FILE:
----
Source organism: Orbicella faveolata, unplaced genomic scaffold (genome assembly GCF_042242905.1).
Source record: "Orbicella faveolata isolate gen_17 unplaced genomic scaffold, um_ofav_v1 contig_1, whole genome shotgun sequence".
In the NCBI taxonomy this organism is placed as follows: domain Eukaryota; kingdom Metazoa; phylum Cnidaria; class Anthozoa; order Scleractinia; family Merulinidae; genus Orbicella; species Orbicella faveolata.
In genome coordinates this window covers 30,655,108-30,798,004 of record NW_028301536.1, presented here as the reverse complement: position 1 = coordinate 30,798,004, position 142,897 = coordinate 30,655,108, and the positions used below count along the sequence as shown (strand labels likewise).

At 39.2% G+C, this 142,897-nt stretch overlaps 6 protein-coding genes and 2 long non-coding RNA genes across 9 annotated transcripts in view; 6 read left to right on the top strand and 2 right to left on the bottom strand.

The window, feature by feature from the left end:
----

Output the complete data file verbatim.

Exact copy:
Source organism: Orbicella faveolata, unplaced genomic scaffold (genome assembly GCF_042242905.1).
Source record: "Orbicella faveolata isolate gen_17 unplaced genomic scaffold, um_ofav_v1 contig_1, whole genome shotgun sequence".
In the NCBI taxonomy this organism is placed as follows: domain Eukaryota; kingdom Metazoa; phylum Cnidaria; class Anthozoa; order Scleractinia; family Merulinidae; genus Orbicella; species Orbicella faveolata.
In genome coordinates this window covers 30,655,108-30,798,004 of record NW_028301536.1, presented here as the reverse complement: position 1 = coordinate 30,798,004, position 142,897 = coordinate 30,655,108, and the positions used below count along the sequence as shown (strand labels likewise).

At 39.2% G+C, this 142,897-nt stretch overlaps 6 protein-coding genes and 2 long non-coding RNA genes across 9 annotated transcripts in view; 6 read left to right on the top strand and 2 right to left on the bottom strand.

The window, feature by feature from the left end: